*134 9 *132It is said by the defendant, however, that assuming such effect as last given to the Kansas statute, and assuming in view of Chicago Ry. Co. v. Solan, 169 U. S. 133; Western Union Tel. Co. v. Call Pub. Co., 181 U. S. 92; and Martin v. Pittsburg Co., 203 U. S. 284, that said statutes may be applied to and control contracts for interstate shipments, still such statutes apply only until Congress in the exercise of its power over interstate commerce has otherwise provided, and that upon such provision being made the congressional act displaces the state statute. To support this last, Chicago Ry. Co. v. Solan, supra, is quoted to the effect that, “so long as congress has not legislated upon the particular subject, they (local laws) are rather to be regarded as legislation in aid of such commerce.” And, also, Penn. R. R. Co. v. Hughes, 191 U. S. 477, wherein it is said that the states may regulate liability upon interstate shipments “in the absence of congressional action providing a different measure of liability.” It is said, further, that under the rule just stated the Kansas statute has been superseded as to interstate shipments, *133such as the present one, by the provisions of the act of congress designed to regulate commerce, approved June 29, 1906, 34 Stat. 595, and especially sec. 20, of that act, reading as follows: “That any common carrier, railroad or transportation company receiving property for transportation from a point in one state to a point in another state shall issue a receipt or bill of lading therefor, and shall be liable to the lawful holder thereof for any loss, damage, or injury to such property caused by it or by any common carrier, railroad or transportation company to which such property may be delivered or over whose line or lines such property may pass, and no contract, receipt, rule or regulation shall exempt such common carrier, railroad or transportation company from the liability hereby imposed, provided, that nothing in this section shall deprive any holder of such receipt or bill of lading of any remedy or right of action which he has under existing law.” It is contended that this congressional act displaced the Kansas statute, rendering it immaterial in the present case, and making the contract set up in defense by the appellant company subject only to the test, as to its validity, imposed by the act of congress just quoted. A similar contention was, however, considered in Latta v. Chicago etc. Co., 172 Fed. 850, decided by the circuit court of appeals for this circuit, wherein it was contended, that in consequence of the act just quoted, “the law of Nebraska, providing that the liability of railroad corporations as common carriers should never be limited, was rendered inoperative. The court said: “It plainly appears from a reading of the above language that congress has legislated upon the subject of the liability of railroad corporations as common carriers when engaged in interstate commerce. If it were not for the proviso accompanying the language above quoted, we should feel compelled to determine the validity of the contract in question with reference to the law of congress. We think that the proviso found in the law above quoted was placed therein to cover just such a case as is now presented. Congress, undoubtedly, was aware of the many conflicting decisions by the courts in reference to the question as to how far common carriers could limit their *134common-law liability by contract, receipt, rule or regulation. It, therefore,, was aware that the constitution of Nebraska, as interpreted by her Supreme Court, was in conflict with the rule established by the United States Supreme Court in Hart v. Railway Company, supra; and was also aware that the Supreme Court of Pennsylvania in Grogan v. Adams Express Co., 114 Pa. 523, 7 Atl. 134, 60 Am. Rep. 360, refused to follow the rule established by said case of Hart v. Railway Co., supra; and, therefore, in view of these conflicting opinions, very wisely provided, that the legislation by congress should not deprive any holder of such receipt or bill of lading of any remedy or right of action which fle has under existing law. We are, therefore, of the opinion that the right which the plaintiff in this case had, under the laws of Nebraska, to sue for the' full value of his property was not taken away by the legislation of congress herein referred to, but was preserved to him, and that he may now enforce that right as he has attempted to do.” This expression, coming from a court exercising appellate jurisdiction over our own in many matters, is entitled to great respect, and we 'feel. constrained to follow it, and accordingly to hold, that the act of congress did not displace the preexisting Kansas statute.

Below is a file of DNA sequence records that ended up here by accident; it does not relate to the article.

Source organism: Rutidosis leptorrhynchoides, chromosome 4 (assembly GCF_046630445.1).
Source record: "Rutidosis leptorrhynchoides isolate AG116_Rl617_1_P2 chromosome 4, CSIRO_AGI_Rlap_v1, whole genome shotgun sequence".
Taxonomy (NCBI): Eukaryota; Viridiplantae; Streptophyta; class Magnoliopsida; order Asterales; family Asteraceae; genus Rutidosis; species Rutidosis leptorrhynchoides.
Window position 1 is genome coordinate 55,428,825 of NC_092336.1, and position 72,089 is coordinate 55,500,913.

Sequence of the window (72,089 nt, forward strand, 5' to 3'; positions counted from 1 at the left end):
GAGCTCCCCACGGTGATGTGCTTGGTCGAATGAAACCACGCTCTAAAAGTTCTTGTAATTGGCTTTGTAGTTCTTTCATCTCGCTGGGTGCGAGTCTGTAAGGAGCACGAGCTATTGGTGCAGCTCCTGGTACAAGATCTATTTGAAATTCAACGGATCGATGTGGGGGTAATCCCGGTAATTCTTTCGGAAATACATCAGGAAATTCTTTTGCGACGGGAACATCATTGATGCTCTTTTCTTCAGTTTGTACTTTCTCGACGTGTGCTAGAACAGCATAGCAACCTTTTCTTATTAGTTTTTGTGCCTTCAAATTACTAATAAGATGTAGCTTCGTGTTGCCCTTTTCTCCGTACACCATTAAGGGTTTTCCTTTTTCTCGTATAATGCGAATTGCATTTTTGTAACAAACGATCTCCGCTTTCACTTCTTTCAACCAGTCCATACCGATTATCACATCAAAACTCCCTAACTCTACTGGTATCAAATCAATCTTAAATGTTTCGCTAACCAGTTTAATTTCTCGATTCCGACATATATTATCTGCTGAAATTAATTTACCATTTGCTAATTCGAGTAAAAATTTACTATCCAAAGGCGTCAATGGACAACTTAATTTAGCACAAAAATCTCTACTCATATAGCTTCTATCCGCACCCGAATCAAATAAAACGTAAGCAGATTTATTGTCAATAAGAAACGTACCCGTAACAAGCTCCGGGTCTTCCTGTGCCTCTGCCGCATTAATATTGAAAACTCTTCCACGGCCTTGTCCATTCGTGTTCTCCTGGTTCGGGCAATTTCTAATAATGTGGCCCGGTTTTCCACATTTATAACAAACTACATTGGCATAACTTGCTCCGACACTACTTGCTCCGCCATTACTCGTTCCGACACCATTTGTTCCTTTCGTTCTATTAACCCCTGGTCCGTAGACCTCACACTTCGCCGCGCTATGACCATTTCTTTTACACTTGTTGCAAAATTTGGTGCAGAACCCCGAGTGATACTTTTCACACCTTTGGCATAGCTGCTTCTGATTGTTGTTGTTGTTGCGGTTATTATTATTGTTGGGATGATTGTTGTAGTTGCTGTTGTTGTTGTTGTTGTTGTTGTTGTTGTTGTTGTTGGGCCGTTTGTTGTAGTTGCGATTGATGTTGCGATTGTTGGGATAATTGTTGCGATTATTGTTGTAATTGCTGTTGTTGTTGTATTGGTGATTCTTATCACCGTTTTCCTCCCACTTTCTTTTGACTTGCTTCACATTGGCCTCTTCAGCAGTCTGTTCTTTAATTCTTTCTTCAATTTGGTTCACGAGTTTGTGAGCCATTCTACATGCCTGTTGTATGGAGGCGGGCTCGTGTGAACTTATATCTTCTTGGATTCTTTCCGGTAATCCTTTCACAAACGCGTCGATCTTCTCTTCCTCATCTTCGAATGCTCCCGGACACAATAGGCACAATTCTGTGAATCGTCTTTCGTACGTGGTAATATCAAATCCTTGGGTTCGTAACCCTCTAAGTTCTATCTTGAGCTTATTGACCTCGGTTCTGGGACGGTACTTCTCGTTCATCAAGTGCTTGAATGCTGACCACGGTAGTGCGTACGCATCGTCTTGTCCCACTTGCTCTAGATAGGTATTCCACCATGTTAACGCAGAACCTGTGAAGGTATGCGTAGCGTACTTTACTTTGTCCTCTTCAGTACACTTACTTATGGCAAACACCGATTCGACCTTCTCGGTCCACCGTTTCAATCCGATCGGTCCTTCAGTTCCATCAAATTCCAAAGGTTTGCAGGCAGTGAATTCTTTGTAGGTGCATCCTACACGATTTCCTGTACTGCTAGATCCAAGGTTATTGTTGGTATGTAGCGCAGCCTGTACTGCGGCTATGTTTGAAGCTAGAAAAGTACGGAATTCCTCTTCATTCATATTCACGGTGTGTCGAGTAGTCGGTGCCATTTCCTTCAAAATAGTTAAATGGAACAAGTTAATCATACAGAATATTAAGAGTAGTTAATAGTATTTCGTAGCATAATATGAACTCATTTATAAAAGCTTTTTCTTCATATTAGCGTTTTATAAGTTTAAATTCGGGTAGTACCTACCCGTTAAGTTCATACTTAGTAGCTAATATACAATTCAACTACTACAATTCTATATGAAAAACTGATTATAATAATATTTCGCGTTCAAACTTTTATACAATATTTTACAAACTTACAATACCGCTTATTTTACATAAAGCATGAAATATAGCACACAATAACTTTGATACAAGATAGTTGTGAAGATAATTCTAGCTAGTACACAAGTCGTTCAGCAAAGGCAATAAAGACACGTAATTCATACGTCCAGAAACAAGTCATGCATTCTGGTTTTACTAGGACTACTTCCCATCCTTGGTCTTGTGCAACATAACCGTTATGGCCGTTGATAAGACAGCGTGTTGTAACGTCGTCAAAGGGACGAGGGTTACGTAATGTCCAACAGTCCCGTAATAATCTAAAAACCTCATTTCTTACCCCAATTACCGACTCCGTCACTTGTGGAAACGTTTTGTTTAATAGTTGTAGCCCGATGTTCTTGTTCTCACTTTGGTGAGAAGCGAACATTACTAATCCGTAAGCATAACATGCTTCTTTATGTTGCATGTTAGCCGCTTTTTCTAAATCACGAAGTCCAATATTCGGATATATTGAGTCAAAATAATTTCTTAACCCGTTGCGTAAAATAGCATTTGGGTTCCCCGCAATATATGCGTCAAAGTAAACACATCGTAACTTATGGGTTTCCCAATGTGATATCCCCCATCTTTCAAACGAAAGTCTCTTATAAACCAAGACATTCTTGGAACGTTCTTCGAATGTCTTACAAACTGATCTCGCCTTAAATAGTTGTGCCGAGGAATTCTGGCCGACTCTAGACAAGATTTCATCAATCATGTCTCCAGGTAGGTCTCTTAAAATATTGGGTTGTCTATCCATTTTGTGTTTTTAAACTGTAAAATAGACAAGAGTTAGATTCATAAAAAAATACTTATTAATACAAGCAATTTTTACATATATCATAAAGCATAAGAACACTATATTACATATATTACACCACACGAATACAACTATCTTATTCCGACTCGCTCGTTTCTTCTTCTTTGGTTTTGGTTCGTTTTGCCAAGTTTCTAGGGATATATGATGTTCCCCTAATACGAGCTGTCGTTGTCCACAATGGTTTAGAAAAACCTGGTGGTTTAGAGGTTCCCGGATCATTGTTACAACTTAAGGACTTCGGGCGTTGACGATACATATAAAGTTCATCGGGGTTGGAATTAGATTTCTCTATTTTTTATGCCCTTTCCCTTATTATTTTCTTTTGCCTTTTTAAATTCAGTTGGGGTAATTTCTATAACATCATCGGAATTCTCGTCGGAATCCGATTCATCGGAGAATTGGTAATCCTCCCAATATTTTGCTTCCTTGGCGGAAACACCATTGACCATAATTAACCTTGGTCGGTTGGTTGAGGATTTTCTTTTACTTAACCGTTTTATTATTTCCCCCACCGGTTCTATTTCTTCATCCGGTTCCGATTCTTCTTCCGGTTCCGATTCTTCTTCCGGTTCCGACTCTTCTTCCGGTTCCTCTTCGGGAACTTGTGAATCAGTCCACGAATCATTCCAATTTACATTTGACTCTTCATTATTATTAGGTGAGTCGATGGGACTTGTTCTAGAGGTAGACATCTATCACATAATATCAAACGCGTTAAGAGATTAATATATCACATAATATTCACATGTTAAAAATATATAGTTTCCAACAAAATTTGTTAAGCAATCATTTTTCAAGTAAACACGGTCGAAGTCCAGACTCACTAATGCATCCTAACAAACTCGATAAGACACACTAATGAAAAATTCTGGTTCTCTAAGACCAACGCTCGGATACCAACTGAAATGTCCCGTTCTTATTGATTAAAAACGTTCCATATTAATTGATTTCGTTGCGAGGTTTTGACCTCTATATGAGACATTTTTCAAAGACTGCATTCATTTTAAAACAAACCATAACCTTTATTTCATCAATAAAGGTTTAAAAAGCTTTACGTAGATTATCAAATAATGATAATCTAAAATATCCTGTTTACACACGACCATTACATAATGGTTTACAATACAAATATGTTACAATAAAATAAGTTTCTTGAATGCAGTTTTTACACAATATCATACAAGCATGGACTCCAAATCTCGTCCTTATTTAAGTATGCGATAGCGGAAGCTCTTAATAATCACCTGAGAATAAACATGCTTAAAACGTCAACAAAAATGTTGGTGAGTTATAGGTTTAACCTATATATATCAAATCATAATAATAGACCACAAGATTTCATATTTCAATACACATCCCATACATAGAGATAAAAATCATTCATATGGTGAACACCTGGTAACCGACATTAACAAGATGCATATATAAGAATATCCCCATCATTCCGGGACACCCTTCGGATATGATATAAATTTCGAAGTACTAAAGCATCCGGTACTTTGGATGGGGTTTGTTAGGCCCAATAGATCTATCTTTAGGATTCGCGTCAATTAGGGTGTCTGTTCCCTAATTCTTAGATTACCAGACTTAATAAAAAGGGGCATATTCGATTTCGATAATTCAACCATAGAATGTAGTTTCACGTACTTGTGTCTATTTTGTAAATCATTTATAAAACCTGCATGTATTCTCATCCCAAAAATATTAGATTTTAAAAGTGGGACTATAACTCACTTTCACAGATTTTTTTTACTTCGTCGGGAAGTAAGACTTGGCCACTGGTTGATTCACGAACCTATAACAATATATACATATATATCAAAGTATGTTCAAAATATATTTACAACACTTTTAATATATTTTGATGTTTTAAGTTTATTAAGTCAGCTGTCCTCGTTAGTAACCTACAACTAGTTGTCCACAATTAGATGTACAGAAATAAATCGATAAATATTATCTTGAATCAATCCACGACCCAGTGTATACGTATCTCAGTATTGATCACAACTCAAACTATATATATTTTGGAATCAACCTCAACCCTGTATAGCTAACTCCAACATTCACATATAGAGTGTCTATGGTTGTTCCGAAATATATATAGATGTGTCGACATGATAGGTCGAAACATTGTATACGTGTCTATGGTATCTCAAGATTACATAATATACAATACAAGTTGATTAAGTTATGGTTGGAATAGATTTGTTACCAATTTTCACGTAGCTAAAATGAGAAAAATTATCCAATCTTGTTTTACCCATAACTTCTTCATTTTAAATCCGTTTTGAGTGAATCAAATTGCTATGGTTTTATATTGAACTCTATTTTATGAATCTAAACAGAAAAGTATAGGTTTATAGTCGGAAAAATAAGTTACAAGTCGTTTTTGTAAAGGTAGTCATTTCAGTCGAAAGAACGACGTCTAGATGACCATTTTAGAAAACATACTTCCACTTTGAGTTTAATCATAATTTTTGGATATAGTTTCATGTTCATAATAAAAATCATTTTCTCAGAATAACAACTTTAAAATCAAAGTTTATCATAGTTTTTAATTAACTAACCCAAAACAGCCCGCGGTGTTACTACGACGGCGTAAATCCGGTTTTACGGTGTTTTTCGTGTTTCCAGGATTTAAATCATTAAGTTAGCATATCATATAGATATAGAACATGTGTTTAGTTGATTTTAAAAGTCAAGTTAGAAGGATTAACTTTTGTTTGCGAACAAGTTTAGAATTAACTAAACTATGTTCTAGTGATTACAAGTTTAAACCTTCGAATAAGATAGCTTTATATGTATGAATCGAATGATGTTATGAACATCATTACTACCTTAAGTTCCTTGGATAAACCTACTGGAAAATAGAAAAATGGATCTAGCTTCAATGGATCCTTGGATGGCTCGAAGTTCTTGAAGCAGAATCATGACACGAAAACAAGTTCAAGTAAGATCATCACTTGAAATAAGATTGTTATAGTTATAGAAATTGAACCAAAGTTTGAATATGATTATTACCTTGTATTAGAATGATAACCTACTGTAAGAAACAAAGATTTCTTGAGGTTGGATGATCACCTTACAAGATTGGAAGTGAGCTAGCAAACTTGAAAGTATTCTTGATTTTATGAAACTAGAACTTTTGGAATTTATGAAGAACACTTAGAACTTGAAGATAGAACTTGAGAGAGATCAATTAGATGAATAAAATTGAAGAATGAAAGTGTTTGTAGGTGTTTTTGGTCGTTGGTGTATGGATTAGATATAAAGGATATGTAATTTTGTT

10 It is Anally urged that because the plaintiff used the contract in question as transportation from Olathe, Kansas, to San Marcial, New Mexico, he is estopped to claim its invalidity in any respect. However, m accompanying to their destination the remaining animals not killed in transit, plaintiff was simply complying with a condition of the contract, inserted, doubtless, as much for the benefit of the defendant as for the plaintiff, this condition being, that someone should accompany the animals in order to feed, water and otherwise attend to them. We are unable to see how a compliance by the shipper with this requirement of his contract renders operative another provision of the contract that the Kansas statute, to quote from the Latta case, “struck down x x x x x as soon as it was made.”

The judgment is accordingly affirmed.

*135Associate Justice Boberts, wbo was not a member of the court when the case was submitted, does not participate.